Not only is Spiller the most electrifying offensive weapon available, he's also one of the most solid citizens in the draft.
Everybody can talk about what a winner and high-character person Tim Tebow is, but he doesn't have much on Spiller.
As proof, we take you back to Clemson's graduation ceremonies last December, when Spiller — upon graduating after only 31/2 years — received a standing ovation from the school's Board of Trustees.
It was the first time an athlete at Clemson had been honored that way. Clearly, Spiller did his school proud — on and off the field.
"I wasn't expecting that at all," Spiller said. "That's why people say you never know who's watching. You have to always know how to carry yourself both on and off the field. To get that, something I'd never been a part of, was a humbling experience and an exciting time.
"Hopefully, my younger teammates were able to see that so they can see what it takes to grab those guys' attention, because those are the guys who really run the university."
The truth with Spiller is that from a football standpoint he really didn't have much to gain by going back to Clemson for the 2009 season.
He will be a first-round pick on April 22, and he likely would have been a first-round pick last April as well.
But it was important for the native of Lake Butler, Fla — just outside of Gainesville — to get his degree. Accomplishing that goal ahead of schedule was simple for Spiller.
"Hard work, doing a lot of late-night studies, just going to the classroom and doing everything the teacher asks me to do," he said. "I took a whole lot of classes my freshman year and didn't hardly go home that much. It just took a lot of hard work and it paid off for me in the end.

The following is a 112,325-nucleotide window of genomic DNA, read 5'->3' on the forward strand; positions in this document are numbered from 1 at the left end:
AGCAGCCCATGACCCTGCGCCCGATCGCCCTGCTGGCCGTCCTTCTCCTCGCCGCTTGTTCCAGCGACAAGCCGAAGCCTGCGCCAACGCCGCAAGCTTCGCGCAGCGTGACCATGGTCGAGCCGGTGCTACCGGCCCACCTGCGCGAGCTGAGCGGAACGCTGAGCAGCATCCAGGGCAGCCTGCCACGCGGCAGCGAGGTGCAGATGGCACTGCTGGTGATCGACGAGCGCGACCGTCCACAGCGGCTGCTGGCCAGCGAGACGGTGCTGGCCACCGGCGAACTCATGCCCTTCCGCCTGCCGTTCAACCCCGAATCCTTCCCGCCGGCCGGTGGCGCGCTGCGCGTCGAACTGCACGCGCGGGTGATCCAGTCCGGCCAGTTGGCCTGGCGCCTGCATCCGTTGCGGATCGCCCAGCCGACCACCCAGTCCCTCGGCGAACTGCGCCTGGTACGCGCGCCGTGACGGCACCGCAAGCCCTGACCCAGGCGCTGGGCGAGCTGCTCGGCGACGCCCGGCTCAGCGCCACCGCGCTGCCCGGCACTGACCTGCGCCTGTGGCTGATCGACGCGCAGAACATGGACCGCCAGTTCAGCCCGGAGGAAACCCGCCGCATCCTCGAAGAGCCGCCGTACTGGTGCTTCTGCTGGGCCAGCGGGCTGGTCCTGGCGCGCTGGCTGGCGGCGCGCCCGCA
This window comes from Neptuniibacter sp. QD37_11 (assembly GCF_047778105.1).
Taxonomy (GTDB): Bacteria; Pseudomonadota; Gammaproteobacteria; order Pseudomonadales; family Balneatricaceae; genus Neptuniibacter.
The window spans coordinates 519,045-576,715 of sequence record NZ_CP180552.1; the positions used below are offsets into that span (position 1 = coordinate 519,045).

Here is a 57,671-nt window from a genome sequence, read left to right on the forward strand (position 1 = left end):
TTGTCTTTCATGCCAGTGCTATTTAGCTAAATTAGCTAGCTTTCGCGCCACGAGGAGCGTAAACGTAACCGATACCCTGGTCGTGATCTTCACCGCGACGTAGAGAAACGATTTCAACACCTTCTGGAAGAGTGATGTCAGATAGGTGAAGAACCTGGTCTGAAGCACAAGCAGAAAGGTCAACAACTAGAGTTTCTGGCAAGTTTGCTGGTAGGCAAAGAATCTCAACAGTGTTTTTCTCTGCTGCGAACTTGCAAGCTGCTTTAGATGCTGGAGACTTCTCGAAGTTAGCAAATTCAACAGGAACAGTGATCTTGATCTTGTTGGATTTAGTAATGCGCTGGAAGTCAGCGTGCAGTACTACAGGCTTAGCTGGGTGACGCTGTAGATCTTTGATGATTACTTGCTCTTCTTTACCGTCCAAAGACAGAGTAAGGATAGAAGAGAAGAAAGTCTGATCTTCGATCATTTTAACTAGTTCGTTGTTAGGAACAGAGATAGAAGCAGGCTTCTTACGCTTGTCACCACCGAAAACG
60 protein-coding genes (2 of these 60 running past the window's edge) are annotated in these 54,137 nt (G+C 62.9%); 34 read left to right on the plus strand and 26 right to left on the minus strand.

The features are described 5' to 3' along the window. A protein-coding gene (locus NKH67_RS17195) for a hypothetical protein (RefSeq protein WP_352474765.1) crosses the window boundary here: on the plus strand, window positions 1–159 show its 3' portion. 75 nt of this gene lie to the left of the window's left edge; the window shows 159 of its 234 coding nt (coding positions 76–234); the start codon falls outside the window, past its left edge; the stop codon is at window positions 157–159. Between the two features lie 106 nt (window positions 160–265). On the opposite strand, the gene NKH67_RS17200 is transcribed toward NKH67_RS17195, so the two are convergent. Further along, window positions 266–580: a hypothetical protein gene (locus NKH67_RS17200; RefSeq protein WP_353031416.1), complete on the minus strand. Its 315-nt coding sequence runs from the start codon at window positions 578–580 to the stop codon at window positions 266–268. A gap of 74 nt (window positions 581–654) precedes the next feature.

"I wanted to be an example to younger guys and to my younger sister as well. You've got to look at everything. Education can take you a long way, so I wanted to be an example to younger kids."
Between classes, Spiller only added to an already impressive college resume.
Spiller rushed for 1,212 yards and 12 touchdowns, added four receiving touchdowns and five more on kick returns (four on kickoffs, one on a punt).
For his efforts, Spiller earned first-team All-American honors as an all-purpose player from both The Associated Press and the American Football Coaches Association.
He also was named the ACC Player of the Year while earning all-conference honors as both kick returner (first team) and running back (second team).
His style, versatility and explosiveness, along with his style, have drawn comparisons to Reggie Bush, who was selected second overall in the 2006 draft.
"Everybody is going to compare me to whoever," Spiller said. "Like I tell people all the time, every running back is different. I can't go to an organization and try to be Reggie Bush. It's just not going to happen. The only thing I can do is just try to go be C.J. Spiller. It's great to be in that company. Reggie Bush has done a phenomenal job while he's been in the NFL. Even to be mentioned in that company is a humbling experience for me."
The one negative about Bush is that he's too small to be an every-down back, and the feeling is the same will hold true for Spiller.
That's the only reason he won't be among the top five picks in this year's draft.
As it is, Spiller should be off the board by the middle of the first round and a top 10 selection isn't out of the question.
Regardless of when he is taken, whatever team lands Spiller will get a player who will only cause headaches for opponents.